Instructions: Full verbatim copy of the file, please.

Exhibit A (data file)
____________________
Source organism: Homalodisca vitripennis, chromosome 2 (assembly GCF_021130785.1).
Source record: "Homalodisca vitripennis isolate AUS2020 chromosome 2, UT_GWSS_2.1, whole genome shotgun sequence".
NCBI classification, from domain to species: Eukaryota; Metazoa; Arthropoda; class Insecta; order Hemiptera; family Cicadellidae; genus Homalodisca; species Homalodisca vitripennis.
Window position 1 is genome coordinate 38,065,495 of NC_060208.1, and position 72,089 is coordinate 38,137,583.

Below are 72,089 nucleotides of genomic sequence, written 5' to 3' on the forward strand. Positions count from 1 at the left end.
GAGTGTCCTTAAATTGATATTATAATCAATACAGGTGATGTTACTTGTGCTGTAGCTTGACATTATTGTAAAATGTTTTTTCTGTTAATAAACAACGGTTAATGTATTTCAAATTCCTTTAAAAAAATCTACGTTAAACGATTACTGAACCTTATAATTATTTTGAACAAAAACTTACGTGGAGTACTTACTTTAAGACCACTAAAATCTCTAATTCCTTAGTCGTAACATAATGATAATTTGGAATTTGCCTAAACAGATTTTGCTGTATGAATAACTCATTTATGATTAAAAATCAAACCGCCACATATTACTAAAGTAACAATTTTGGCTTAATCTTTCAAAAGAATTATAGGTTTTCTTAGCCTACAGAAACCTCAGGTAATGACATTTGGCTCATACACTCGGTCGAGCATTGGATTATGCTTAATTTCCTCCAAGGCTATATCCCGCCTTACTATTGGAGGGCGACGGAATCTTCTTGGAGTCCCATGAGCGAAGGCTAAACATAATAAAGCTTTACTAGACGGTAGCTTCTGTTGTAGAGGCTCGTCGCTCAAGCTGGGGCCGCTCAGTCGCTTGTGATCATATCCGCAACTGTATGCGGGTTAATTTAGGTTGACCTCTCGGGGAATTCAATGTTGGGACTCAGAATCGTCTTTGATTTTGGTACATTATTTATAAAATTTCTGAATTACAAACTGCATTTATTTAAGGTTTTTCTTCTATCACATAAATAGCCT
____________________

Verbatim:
Source organism: Homalodisca vitripennis, chromosome 2 (assembly GCF_021130785.1).
Source record: "Homalodisca vitripennis isolate AUS2020 chromosome 2, UT_GWSS_2.1, whole genome shotgun sequence".
NCBI classification, from domain to species: Eukaryota; Metazoa; Arthropoda; class Insecta; order Hemiptera; family Cicadellidae; genus Homalodisca; species Homalodisca vitripennis.
Window position 1 is genome coordinate 38,065,495 of NC_060208.1, and position 72,089 is coordinate 38,137,583.

Below are 72,089 nucleotides of genomic sequence, written 5' to 3' on the forward strand. Positions count from 1 at the left end.
GAGTGTCCTTAAATTGATATTATAATCAATACAGGTGATGTTACTTGTGCTGTAGCTTGACATTATTGTAAAATGTTTTTTCTGTTAATAAACAACGGTTAATGTATTTCAAATTCCTTTAAAAAAATCTACGTTAAACGATTACTGAACCTTATAATTATTTTGAACAAAAACTTACGTGGAGTACTTACTTTAAGACCACTAAAATCTCTAATTCCTTAGTCGTAACATAATGATAATTTGGAATTTGCCTAAACAGATTTTGCTGTATGAATAACTCATTTATGATTAAAAATCAAACCGCCACATATTACTAAAGTAACAATTTTGGCTTAATCTTTCAAAAGAATTATAGGTTTTCTTAGCCTACAGAAACCTCAGGTAATGACATTTGGCTCATACACTCGGTCGAGCATTGGATTATGCTTAATTTCCTCCAAGGCTATATCCCGCCTTACTATTGGAGGGCGACGGAATCTTCTTGGAGTCCCATGAGCGAAGGCTAAACATAATAAAGCTTTACTAGACGGTAGCTTCTGTTGTAGAGGCTCGTCGCTCAAGCTGGGGCCGCTCAGTCGCTTGTGATCATATCCGCAACTGTATGCGGGTTAATTTAGGTTGACCTCTCGGGGAATTCAATGTTGGGACTCAGAATCGTCTTTGATTTTGGTACATTATTTATAAAATTTCTGAATTACAAACTGCATTTATTTAAGGTTTTTCTTCTATCACATAAATAGCCT